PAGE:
This kind of a report is misleading, a cover up, burying the incompetence and the negligence of the Public Utilities Commission itself. It is in contempt of the Legislature.

Of course, in the Colwood case they held the usual hearing at Nanaimo, shoved off the Memorial Society again into a corner, had some fancy thing about some land being worth $350 so that they had a low bid, and instead they made the wages of sin in this case the award of a crematorium, which they had done before. They hoped that out of that crematorium profit there may be enough to make up the deficiency someday in the trust funds.

Who's being creamed? I don't attack the members of the Public Utilities Commission as persons, because they have had distinguished careers in the Province of British Columbia. But I say they should be pensioned off, and that's true. I don't say that in a derogatory manner but these are long retired deputy civil servants and a long-defeated Socred cabinet minister and that has been a quality that could of an element that has been in too short supply. Just one or two, I know that. I know these boards are crying for that kind of applicant, you know. Really bushy-tailed.

But I say that the Public Utilities Commission must lift the veil of secrecy over these things and the Public Utilities Commission must go, entirely reconstituted and made into an aggressive, independent scrutinising body that can begin to protect the interests of the people of this province.

Interjections by Hon. Members.

MR. MACDONALD: I want to say something about the natural gas pipeline, and I'm talking about the real story. You know, if you look at that tangled scheme, that tangled web of events and try to make sense out of it, at first it boggles the mind.

Yet if you look at it long enough you can see that it boils down to a very simple thing that has taken place. It boils down to this — that when West Coast Transmission has a cold the Premier sneezes. When the Premier sneezes, the Public Utilties Commission says "gezundheit." I introduce this as what I think as new material and that is this.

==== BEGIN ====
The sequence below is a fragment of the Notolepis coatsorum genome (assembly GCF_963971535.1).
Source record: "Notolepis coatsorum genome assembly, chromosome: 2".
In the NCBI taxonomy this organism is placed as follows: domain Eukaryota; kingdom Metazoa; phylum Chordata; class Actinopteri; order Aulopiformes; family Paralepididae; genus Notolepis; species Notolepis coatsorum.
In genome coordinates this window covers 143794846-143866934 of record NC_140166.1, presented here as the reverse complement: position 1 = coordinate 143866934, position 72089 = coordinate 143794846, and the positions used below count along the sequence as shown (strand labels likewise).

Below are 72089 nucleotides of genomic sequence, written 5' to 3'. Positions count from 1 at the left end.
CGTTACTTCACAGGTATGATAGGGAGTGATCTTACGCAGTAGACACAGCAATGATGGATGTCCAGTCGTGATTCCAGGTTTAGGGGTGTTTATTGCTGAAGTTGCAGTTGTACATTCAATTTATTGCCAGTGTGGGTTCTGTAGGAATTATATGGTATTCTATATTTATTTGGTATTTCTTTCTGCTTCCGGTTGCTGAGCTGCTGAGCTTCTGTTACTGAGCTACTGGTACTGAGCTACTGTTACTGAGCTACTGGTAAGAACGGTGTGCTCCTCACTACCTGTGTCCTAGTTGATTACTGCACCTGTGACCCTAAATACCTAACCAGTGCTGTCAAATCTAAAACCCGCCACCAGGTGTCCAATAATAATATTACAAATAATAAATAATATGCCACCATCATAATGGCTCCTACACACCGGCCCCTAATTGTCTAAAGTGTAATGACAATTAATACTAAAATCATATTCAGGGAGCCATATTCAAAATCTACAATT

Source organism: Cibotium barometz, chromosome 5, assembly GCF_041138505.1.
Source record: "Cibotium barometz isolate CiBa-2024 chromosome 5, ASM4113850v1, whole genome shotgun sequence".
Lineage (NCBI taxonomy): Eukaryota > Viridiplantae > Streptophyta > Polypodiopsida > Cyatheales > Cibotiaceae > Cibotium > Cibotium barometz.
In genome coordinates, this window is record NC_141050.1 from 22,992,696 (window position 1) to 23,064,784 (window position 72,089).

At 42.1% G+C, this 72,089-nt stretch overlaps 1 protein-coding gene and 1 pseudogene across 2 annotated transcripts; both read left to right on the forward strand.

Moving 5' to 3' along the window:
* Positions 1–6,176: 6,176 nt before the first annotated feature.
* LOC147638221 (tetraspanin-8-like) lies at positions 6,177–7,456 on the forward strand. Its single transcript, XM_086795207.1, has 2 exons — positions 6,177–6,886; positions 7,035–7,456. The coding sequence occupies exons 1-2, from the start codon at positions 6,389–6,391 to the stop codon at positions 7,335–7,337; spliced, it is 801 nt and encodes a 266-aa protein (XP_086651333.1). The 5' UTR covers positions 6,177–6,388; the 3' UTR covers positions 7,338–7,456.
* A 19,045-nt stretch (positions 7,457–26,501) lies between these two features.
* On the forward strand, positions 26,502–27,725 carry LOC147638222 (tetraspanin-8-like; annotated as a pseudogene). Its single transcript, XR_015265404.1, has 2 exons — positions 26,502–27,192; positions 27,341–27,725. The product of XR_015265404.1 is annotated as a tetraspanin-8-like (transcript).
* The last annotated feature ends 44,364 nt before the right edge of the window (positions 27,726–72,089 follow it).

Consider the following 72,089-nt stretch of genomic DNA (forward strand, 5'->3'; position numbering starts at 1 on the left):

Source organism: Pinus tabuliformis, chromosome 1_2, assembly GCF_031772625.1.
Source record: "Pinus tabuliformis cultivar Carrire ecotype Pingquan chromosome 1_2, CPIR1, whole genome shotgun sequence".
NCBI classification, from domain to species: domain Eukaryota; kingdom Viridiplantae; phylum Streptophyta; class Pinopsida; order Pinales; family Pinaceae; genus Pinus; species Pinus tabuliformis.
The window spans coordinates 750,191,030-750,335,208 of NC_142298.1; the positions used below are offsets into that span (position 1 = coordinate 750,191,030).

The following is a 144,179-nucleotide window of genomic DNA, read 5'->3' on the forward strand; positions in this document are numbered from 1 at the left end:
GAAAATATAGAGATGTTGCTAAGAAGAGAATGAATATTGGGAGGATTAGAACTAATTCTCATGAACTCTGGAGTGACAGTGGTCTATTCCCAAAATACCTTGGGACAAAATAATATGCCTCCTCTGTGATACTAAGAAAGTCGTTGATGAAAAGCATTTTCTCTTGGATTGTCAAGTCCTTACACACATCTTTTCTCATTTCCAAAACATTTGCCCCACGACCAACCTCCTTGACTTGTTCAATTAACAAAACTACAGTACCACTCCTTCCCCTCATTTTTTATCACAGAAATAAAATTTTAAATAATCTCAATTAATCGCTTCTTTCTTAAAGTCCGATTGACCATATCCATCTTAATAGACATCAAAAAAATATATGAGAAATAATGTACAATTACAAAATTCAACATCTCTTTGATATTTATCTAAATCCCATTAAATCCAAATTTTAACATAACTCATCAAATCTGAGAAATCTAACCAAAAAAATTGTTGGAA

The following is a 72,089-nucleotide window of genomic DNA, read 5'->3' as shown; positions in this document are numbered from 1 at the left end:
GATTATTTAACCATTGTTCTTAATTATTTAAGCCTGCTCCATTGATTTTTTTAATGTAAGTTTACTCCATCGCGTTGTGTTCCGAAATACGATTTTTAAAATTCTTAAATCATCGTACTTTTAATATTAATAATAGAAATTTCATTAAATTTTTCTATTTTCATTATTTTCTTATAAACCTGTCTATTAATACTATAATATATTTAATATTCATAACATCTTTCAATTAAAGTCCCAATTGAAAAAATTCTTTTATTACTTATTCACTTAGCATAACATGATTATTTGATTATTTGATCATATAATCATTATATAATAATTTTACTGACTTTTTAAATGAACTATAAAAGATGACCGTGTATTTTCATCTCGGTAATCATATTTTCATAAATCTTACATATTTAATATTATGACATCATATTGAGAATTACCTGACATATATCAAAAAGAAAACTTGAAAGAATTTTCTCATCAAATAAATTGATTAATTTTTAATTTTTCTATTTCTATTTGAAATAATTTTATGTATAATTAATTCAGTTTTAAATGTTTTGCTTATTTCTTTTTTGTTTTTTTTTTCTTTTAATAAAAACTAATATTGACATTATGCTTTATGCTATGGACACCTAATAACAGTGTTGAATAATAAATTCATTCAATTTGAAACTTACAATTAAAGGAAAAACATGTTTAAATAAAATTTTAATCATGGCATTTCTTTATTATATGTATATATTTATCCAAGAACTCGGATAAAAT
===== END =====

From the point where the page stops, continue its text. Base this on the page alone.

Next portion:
The two Hydro directors are sitting there, Mr. Speaker, and they know this, they authorise it, when B.C. Hydro gave its evidence at the National Energy Board to the federal cabinet, the evidence stated this: it said that with respect to the extension of natural gas to Vancouver Island, it was stated to be dependent upon a favourable price relationship of competing fuels on the island.

West Coast maintained that would occur by 1975-76 while Hydro expected service would be feasible by 1973-74. B.C. Hydro also suggested that it rather than West Coast would provide the connection to Vancouver Island.

Now, that must have been authorised by the directors of the B.C. Hydro who are now deserting the chairman and deserting the people of B.C. In support of the private pipelines.

AN HON. MEMBER: In 1969, was that?

MR. MACDONALD: That was in 1969.

AN HON. MEMBER: We approved the order in council.

MR. MACDONALD: On that basis we had this kind of a situation which the Hon. Members know pretty well, so I won't go into it in any great detail. But you had a clear case

[ Page 152 ]

of the public interest being served by B.C. Hydro being allowed to proceed. The rates would be without profit. The rates would be lower because of the route for one thing. But principally because of the increase in load. The load factor. Because they have a contract with West Coast Transmission for $400 million cubic feet a day up to that. They have gas for the island. As the volume is shipped to the island the price B.C. Hydro pays decreases and West Coast doesn't like that.

It would be publicly owned and Canadian. I may be getting ahead of myself in my material but I think we know the story pretty well. Why did Premier Bennett come out with his terms of proposals, I think of last April, which were tailormade for the Malaspina Gas Company? My friend here says Malaspina is named because it says in Spanish, "bad back." (Laughter). Malaspina, bad back invertebrate government. (Laughter). The perfect combination. Why was West Coast Transmission which holds so many IOU's, political IOU's of this government — oh, remember the 1960 election where the headlines on the last day of the C.C.F. victory were "Who cost the province 10,000 jobs? says Frank McMahon." For 19 years this government has been like a mother to the West Coast Transmission Company, and that relationship still exists today. And the Malaspina Company was merely a front company. They didn't have the money or the engineers to make a bid of that kind Mr. Ekman now announces….